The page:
Edward Hincks was born in
Cork on 19 August 1792. He was the eldest son of the Rev.
Thomas Dix Hincks, a distinguished
Protestant minister, orientalist and naturalist. Edward was an elder brother of
Sir Francis Hincks - a prominent Canadian politician who was also sometime
Governor of Barbados - and
William Hincks, the first Professor of Natural History at
Queen's College, Cork and afterwards
University College, Toronto.
Edward Hincks was educated at home by his father before entering
Trinity College, Dublin. He was elected a scholar of the College and in 1812 won the Gold Medal and
Bishop Law's Prize for Mathematics. Standing against
Thomas Romney Robinson, he won through and was elected a Fellow of the College in 1813 and four years later took his M.A. In 1819, following the death of
Thomas Meredith, he was presented to the Rectory of Ardtrea in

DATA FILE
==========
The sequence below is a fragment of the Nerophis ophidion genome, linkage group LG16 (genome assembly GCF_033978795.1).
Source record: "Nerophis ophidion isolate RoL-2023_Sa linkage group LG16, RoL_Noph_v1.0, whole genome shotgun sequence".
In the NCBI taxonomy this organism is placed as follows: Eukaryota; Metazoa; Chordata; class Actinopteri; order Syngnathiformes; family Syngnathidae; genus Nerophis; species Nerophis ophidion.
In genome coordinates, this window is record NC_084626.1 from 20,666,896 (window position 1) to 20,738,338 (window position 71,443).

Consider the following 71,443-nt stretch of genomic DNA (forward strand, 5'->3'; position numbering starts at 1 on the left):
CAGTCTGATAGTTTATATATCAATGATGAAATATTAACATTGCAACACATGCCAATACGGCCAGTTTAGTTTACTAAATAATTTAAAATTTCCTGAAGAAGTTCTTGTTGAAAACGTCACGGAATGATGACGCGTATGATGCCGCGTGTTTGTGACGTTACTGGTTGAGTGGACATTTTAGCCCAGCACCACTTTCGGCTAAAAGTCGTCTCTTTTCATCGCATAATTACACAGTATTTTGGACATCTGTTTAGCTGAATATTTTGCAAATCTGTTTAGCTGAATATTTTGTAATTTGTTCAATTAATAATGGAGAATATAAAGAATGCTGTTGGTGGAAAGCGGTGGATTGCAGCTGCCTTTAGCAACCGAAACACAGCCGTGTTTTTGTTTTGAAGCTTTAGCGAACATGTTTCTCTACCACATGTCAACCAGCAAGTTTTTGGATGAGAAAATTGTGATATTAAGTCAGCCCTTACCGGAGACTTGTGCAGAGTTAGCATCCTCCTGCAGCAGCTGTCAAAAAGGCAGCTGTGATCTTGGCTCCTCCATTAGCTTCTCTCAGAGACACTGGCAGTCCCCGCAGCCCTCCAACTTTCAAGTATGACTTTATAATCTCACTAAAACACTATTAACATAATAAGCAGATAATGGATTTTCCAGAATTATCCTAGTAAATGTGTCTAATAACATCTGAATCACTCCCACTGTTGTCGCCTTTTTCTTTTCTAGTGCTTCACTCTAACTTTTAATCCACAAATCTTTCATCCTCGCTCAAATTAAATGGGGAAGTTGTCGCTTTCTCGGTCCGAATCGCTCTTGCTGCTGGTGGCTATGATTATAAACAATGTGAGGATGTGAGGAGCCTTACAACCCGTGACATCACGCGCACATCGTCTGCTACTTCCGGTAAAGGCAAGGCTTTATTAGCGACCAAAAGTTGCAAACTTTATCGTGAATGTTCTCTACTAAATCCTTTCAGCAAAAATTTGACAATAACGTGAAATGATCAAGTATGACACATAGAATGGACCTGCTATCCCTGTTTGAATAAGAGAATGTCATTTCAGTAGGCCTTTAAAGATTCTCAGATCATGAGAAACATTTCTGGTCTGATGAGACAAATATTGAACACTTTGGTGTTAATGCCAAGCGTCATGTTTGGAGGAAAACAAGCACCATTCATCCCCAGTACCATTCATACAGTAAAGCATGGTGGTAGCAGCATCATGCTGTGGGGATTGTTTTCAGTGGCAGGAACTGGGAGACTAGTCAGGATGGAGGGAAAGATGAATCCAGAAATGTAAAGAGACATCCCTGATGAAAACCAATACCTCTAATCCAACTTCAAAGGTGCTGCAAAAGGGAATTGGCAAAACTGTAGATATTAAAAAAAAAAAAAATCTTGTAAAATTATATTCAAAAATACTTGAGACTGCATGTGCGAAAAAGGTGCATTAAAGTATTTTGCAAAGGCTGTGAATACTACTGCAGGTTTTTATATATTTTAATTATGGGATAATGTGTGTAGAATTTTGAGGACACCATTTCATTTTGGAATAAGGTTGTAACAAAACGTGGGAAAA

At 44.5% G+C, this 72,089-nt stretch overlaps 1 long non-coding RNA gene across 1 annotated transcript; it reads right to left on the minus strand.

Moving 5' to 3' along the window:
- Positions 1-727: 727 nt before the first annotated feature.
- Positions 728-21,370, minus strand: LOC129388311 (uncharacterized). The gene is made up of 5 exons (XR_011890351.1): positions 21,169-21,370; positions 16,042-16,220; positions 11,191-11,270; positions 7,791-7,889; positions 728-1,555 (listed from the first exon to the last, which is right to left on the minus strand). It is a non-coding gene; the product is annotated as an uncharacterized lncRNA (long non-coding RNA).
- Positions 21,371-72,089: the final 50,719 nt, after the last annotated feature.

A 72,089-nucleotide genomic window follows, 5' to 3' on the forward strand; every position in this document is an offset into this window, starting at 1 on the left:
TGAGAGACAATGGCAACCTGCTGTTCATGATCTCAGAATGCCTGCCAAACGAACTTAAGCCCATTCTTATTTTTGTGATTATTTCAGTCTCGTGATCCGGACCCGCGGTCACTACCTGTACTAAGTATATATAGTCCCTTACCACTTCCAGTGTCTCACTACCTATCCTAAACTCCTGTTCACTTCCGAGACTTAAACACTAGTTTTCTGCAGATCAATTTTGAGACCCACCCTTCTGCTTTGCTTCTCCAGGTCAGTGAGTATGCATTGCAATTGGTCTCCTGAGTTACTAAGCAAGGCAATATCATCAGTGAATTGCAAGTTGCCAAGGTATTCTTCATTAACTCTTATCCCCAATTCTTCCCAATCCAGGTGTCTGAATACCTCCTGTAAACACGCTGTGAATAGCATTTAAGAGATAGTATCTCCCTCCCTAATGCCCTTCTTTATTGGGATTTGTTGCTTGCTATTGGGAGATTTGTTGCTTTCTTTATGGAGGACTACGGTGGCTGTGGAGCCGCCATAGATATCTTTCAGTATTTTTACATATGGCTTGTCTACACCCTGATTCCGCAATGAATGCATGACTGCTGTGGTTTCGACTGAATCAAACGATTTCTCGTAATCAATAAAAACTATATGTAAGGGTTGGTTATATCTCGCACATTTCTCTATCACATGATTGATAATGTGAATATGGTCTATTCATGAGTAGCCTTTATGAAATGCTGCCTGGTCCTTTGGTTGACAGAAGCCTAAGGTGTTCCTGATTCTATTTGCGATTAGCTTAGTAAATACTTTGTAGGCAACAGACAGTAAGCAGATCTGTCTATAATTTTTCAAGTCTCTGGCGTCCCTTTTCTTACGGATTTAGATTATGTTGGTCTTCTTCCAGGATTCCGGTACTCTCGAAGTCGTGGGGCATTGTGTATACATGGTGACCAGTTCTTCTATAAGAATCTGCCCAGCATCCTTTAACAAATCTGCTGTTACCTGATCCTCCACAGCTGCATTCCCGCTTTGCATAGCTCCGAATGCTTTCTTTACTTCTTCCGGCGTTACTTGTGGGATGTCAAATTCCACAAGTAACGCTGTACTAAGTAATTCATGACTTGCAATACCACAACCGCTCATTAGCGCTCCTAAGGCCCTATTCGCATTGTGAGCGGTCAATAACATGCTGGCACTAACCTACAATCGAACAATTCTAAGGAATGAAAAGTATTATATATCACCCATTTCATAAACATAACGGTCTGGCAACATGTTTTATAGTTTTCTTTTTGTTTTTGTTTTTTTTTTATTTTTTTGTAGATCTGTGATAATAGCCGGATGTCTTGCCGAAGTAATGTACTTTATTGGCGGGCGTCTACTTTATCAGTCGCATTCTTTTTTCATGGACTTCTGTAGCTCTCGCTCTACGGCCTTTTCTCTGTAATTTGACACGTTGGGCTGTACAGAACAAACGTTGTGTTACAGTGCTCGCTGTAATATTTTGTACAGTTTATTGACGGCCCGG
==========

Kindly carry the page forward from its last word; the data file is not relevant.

County Tyrone. Though Ardtrea was a valuable and highly prized Rectory, it was also isolated for a young bachelor and he resigned the position in 1826, taking up the Rectory in nearby
County Down - an office he was to hold for the remainder of his life.
The undemanding nature of his clerical duties left him with more than enough time to pursue his interest in ancient languages. His first love was for the hieroglyphic writing of ancient
Egypt. By 1823 the Frenchman
Jean-Francois Champollion had succeeded in deciphering this enigmatic script, but Hincks made a number of discoveries of his own which established him as an authority of ancient philology.